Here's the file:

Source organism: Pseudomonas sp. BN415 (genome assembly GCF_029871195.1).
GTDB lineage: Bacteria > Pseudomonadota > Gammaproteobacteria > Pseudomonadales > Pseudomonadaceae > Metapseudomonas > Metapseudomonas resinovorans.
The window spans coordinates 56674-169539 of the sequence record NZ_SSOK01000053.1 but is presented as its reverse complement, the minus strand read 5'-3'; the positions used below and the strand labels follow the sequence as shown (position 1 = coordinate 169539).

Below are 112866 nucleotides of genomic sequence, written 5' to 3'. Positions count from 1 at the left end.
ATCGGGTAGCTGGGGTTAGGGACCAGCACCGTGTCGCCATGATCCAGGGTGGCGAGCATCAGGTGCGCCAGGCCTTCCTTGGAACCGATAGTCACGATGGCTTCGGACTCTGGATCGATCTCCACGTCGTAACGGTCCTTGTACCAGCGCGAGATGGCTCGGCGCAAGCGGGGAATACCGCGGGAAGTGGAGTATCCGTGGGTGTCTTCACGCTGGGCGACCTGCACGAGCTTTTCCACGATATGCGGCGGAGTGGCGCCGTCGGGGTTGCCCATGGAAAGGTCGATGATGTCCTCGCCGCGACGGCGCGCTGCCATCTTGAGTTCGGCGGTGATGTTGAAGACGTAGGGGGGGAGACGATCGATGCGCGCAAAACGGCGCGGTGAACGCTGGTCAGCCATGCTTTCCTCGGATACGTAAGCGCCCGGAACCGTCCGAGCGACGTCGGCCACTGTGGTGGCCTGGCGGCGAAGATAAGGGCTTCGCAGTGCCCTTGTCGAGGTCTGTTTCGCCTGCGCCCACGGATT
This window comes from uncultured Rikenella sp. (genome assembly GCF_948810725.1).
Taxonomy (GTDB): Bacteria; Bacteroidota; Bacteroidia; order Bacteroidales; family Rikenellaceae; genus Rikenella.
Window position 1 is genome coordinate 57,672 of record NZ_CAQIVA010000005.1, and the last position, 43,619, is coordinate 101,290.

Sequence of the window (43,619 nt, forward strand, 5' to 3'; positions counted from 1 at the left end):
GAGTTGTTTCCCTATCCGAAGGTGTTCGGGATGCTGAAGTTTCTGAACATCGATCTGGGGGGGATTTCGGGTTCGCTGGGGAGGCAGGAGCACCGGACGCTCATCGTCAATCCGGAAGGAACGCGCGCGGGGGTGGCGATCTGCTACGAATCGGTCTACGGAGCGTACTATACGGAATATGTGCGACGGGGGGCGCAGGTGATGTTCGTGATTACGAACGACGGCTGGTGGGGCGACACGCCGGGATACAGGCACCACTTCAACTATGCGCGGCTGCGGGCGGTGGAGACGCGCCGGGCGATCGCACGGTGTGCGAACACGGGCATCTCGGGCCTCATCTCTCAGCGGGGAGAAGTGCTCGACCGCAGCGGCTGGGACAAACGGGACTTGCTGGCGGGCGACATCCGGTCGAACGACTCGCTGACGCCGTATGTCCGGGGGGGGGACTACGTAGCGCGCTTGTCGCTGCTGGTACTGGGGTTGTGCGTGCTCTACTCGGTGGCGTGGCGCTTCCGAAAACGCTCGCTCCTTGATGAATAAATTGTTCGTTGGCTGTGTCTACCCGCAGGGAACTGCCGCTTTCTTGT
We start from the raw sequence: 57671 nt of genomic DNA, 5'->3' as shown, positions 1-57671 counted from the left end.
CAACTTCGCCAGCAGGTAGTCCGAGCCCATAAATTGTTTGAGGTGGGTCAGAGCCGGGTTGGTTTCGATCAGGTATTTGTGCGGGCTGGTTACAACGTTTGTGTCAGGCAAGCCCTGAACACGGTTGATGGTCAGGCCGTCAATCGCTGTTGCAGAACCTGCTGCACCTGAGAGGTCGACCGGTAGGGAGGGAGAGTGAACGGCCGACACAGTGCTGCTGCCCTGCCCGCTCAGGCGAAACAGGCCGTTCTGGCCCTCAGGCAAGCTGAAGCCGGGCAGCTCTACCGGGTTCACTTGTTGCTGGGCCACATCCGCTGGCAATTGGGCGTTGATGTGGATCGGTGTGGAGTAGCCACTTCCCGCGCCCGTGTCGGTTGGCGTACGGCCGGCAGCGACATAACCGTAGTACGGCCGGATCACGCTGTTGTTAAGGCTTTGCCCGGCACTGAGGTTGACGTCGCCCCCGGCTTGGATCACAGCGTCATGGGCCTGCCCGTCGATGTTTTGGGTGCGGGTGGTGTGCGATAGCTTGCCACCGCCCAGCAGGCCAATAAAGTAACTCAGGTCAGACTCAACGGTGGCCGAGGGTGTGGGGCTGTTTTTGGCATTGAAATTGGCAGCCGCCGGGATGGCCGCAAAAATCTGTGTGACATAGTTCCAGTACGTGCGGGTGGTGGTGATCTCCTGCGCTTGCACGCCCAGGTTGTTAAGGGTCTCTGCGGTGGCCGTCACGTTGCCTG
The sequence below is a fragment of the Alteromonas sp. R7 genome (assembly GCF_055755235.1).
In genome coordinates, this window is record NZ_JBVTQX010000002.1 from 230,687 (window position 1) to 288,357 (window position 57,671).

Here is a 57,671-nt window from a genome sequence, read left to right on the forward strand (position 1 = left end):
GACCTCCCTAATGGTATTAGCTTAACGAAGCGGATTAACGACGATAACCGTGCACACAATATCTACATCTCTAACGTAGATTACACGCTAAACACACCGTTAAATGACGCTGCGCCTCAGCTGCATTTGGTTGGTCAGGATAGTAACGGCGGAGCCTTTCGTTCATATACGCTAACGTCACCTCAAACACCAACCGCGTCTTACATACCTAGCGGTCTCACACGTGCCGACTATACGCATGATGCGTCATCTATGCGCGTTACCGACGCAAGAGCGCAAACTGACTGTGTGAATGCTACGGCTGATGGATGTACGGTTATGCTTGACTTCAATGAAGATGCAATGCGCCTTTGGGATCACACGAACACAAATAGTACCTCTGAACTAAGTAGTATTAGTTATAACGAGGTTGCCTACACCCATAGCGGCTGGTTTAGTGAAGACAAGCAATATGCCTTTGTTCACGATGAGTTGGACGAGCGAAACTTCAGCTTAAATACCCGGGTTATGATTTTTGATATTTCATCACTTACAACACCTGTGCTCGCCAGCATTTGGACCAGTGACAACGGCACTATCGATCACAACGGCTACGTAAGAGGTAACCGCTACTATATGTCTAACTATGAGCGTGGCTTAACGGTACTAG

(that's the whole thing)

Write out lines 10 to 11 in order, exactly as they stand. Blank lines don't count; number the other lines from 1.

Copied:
GAGTTGTTTCCCTATCCGAAGGTGTTCGGGATGCTGAAGTTTCTGAACATCGATCTGGGGGGGATTTCGGGTTCGCTGGGGAGGCAGGAGCACCGGACGCTCATCGTCAATCCGGAAGGAACGCGCGCGGGGGTGGCGATCTGCTACGAATCGGTCTACGGAGCGTACTATACGGAATATGTGCGACGGGGGGCGCAGGTGATGTTCGTGATTACGAACGACGGCTGGTGGGGCGACACGCCGGGATACAGGCACCACTTCAACTATGCGCGGCTGCGGGCGGTGGAGACGCGCCGGGCGATCGCACGGTGTGCGAACACGGGCATCTCGGGCCTCATCTCTCAGCGGGGAGAAGTGCTCGACCGCAGCGGCTGGGACAAACGGGACTTGCTGGCGGGCGACATCCGGTCGAACGACTCGCTGACGCCGTATGTCCGGGGGGGGGACTACGTAGCGCGCTTGTCGCTGCTGGTACTGGGGTTGTGCGTGCTCTACTCGGTGGCGTGGCGCTTCCGAAAACGCTCGCTCCTTGATGAATAAATTGTTCGTTGGCTGTGTCTACCCGCAGGGAACTGCCGCTTTCTTGT
We start from the raw sequence: 57671 nt of genomic DNA, 5'->3' as shown, positions 1-57671 counted from the left end.